California Governor Jerry Brown declared a state of drought emergency for California Friday, asking residents to cut their water use by at least 20 percent.
Locally, the U.S. Department of Agriculture has announced that Inyo and Mono are among dozens of California and Nevada counties that have been designated primary natural disaster areas due to drought.
Farmers and ranchers in the affected counties qualify for natural disaster assistance as of Jan. 15.
“Our hearts go out to those farmers and ranchers affected by recent natural disasters,” Agriculture Secretary Tom Vilsack said. “President Obama and I are committed to ensuring that agriculture remains a bright spot in out nation’s economy by sustaining the successes of America’s farmers, ranchers and rural communities through these difficult times. We’re also telling producers that USDA stands with you and your communities when severe weather and natural disasters threaten to disrupt your livelihood.”
All affected counties are eligible for low-interest emergency loans from the USDA’s Farm Service Agency, provided eligibility requirements are met.
“I talked to the Farm Agency person and she indicated that there are some people in our area who are participating,” Inyo Ag Commissioner Nate Reade said. “The drought has been extremely tough on our ag producers, which is number two in the county as an economic contributor” behind tourism.
“The FSA will consider each loan application on its own merits, taking into account the extent of losses, security available and repayment ability.”
Likewise, the U.S. Small Businesses Administration announced this week that small, nonfarm businesses in California and Nevada counties, as well as neighboring counties in Arizona, Idaho and Oregon, are now eligible to apply for low-interest federal disaster loans due to the state of emergency.
“These loans offset economic losses because of reduced revenues caused by the drought that began Sept. 1, 2013,” said Acting SBA Disaster Field Operations Center-West Director Tanya N. Garfield. “SBA eligibility covers both the economic impacts on businesses dependent on farmers and ranchers that have suffered agricultural production losses caused by the disaster and businesses directly impacted by the disaster.”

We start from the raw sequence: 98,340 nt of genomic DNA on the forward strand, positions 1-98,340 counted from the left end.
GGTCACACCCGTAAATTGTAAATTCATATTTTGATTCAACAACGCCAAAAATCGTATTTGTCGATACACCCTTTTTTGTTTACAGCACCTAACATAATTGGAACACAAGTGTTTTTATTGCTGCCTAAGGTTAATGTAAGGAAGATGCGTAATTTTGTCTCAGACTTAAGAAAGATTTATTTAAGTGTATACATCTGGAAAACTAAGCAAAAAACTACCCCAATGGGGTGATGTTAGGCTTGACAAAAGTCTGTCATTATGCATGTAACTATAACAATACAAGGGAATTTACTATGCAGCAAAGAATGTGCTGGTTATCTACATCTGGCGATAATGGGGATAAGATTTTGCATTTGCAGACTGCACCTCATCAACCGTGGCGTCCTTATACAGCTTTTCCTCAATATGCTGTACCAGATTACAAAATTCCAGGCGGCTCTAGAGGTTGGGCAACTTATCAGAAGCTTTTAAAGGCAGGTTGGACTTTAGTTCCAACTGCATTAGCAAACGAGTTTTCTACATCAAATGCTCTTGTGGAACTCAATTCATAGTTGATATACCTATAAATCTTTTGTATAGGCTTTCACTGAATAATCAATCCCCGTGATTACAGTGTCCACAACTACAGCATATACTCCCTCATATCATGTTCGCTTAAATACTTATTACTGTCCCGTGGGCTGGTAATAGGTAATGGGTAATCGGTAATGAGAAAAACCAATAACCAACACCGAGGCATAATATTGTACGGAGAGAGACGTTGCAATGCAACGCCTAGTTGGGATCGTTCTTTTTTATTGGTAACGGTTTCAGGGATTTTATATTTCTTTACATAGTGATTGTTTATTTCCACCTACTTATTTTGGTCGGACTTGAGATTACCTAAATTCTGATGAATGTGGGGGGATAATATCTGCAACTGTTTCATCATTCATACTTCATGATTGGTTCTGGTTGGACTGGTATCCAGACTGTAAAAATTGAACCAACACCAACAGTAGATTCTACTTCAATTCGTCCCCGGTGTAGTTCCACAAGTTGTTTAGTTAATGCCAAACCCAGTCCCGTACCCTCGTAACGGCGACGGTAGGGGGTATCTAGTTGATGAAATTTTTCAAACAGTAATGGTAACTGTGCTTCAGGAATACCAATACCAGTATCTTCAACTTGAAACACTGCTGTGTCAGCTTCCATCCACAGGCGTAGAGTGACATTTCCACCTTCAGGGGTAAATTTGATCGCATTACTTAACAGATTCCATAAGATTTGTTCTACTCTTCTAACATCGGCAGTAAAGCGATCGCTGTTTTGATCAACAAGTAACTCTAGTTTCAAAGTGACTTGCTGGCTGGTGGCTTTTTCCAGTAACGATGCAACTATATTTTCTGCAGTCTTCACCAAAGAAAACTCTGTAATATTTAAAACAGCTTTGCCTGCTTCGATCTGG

Eligibility for the disaster loan is based on the financial impact of the disaster drought, and not on any actual property damage.
The loans have an interest rate of 4 percent for businesses and 2.875 percent for private, non-profit organizations and are available to small businesses and most private, non-profits without the financial ability to offset impacts of the disaster.
By law, the SBA makes disaster loans available when the U. S. Secretary of Agriculture designates an agricultural disaster.
Farms and ranches are not eligible for the SBA disaster loans, as those loans are covered by the FSA. However, the FSA said nurseries are eligible for its disaster assistance.
The deadline to apply for these loans is Sept. 15.
Governor Brown said Friday that the state is experiencing “perhaps the worst drought that California has ever seen since records (began) about 100 years ago.
“It’s important to wake all Californians to the serious matter of the drought and lack of rain,” Brown told reporters. “We are in a unprecedented, very serious situation that people should pause and reflect on how dependent we are on the rain, nature and one other.
“This is an effort to call for arms,” he continued. “That’s the point of the declaration.”
Brown said he would set into motion an initiative that would make water transfers easier between regions in the state.
Reade said the state government is streamlining the process of transferring water from federal to state lands. “The idea is to give state agencies more latitude in decisions about water transfers in the context of permitting and reviews about transfers. Right now it takes a lot of time and they want to streamline it,” Reade said.
Reade added that CalFire is increasing its staffing levels in anticipation of extreme fire hazards, and state officials are developing contingency plans should areas of the state run out of water this summer.
Currently the snowpack in California’s mountains is at 20 percent of normal levels and, according to CNN, the state’s largest water reservoirs are below record lows, and the major waterways, including the Sacramento and the San Joaquin rivers, flow with “significantly reduced” water.
In response to the declaration of a state of drought emergency Friday, the Los Angeles Department of Water and Power issued a press release stating that L.A. residents use less water per capita than residents of any major U.S. city with a population more than 1 million. “Los Angeles’ Mandatory Water Conservation Ordinance, which was strengthened in 2009, has resulted in unprecedented levels of water savings by LADWP’s 680,000 water customers.”
The LADWP and other Southern California water agencies have invested in storage over the past decade. “Together with a strong conservation program, these investments will allow us to weather the current shortage,” the press release states. “But we need to redouble our commitment to conservation and make sure all of us are fully complying with current water use restrictions and reducing our water use.”
L.A. officials are asking residents across the city to look for more ways to reduce their water use and are offering rebates through LADWP as extra incentive.
More information on LADWP’s water conservation programs, regulations and rebate incentives can be found at www.ladwp.com/WaterConservation .